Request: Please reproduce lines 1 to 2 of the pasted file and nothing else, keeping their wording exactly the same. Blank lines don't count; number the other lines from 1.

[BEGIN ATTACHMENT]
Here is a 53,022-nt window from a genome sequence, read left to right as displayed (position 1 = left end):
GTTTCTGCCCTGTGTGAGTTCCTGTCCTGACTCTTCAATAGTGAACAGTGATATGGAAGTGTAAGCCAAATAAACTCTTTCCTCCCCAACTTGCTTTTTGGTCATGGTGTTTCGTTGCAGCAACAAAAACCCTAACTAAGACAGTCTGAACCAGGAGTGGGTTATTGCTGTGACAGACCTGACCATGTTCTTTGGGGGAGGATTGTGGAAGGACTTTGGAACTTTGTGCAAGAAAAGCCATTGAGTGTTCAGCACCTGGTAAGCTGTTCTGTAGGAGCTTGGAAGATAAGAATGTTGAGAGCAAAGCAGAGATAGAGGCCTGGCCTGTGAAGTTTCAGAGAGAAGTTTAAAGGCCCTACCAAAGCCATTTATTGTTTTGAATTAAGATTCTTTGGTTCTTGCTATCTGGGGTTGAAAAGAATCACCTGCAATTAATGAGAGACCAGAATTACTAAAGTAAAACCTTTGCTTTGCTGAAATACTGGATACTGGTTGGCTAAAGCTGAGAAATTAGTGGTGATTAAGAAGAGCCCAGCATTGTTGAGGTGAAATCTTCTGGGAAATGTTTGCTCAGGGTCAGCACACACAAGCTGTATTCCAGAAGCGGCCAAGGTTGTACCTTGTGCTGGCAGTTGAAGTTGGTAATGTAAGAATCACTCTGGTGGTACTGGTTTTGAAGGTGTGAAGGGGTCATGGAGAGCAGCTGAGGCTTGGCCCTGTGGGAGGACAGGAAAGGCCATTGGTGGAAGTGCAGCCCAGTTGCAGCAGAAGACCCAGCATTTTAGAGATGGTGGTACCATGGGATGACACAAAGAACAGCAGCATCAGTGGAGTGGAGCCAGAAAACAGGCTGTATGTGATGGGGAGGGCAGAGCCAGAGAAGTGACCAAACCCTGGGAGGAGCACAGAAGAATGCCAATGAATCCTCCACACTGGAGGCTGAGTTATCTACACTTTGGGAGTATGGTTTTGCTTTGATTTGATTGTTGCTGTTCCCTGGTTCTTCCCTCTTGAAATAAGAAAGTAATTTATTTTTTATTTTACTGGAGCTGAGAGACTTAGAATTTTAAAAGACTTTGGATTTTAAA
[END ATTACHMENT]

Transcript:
Here is a 53,022-nt window from a genome sequence, read left to right as displayed (position 1 = left end):
GTTTCTGCCCTGTGTGAGTTCCTGTCCTGACTCTTCAATAGTGAACAGTGATATGGAAGTGTAAGCCAAATAAACTCTTTCCTCCCCAACTTGCTTTTTGGTCATGGTGTTTCGTTGCAGCAACAAAAACCCTAACTAAGACAGTCTGAACCAGGAGTGGGTTATTGCTGTGACAGACCTGACCATGTTCTTTGGGGGAGGATTGTGGAAGGACTTTGGAACTTTGTGCAAGAAAAGCCATTGAGTGTTCAGCACCTGGTAAGCTGTTCTGTAGGAGCTTGGAAGATAAGAATGTTGAGAGCAAAGCAGAGATAGAGGCCTGGCCTGTGAAGTTTCAGAGAGAAGTTTAAAGGCCCTACCAAAGCCATTTATTGTTTTGAATTAAGATTCTTTGGTTCTTGCTATCTGGGGTTGAAAAGAATCACCTGCAATTAATGAGAGACCAGAATTACTAAAGTAAAACCTTTGCTTTGCTGAAATACTGGATACTGGTTGGCTAAAGCTGAGAAATTAGTGGTGATTAAGAAGAGCCCAGCATTGTTGAGGTGAAATCTTCTGGGAAATGTTTGCTCAGGGTCAGCACACACAAGCTGTATTCCAGAAGCGGCCAAGGTTGTACCTTGTGCTGGCAGTTGAAGTTGGTAATGTAAGAATCACTCTGGTGGTACTGGTTTTGAAGGTGTGAAGGGGTCATGGAGAGCAGCTGAGGCTTGGCCCTGTGGGAGGACAGGAAAGGCCATTGGTGGAAGTGCAGCCCAGTTGCAGCAGAAGACCCAGCATTTTAGAGATGGTGGTACCATGGGATGACACAAAGAACAGCAGCATCAGTGGAGTGGAGCCAGAAAACAGGCTGTATGTGATGGGGAGGGCAGAGCCAGAGAAGTGACCAAACCCTGGGAGGAGCACAGAAGAATGCCAATGAATCCTCCACACTGGAGGCTGAGTTATCTACACTTTGGGAGTATGGTTTTGCTTTGATTTGATTGTTGCTGTTCCCTGGTTCTTCCCTCTTGAAATAAGAAAGTAATTTATTTTTTATTTTACTGGAGCTGAGAGACTTAGAATTTTAAAAGACTTTGGATTTTAAA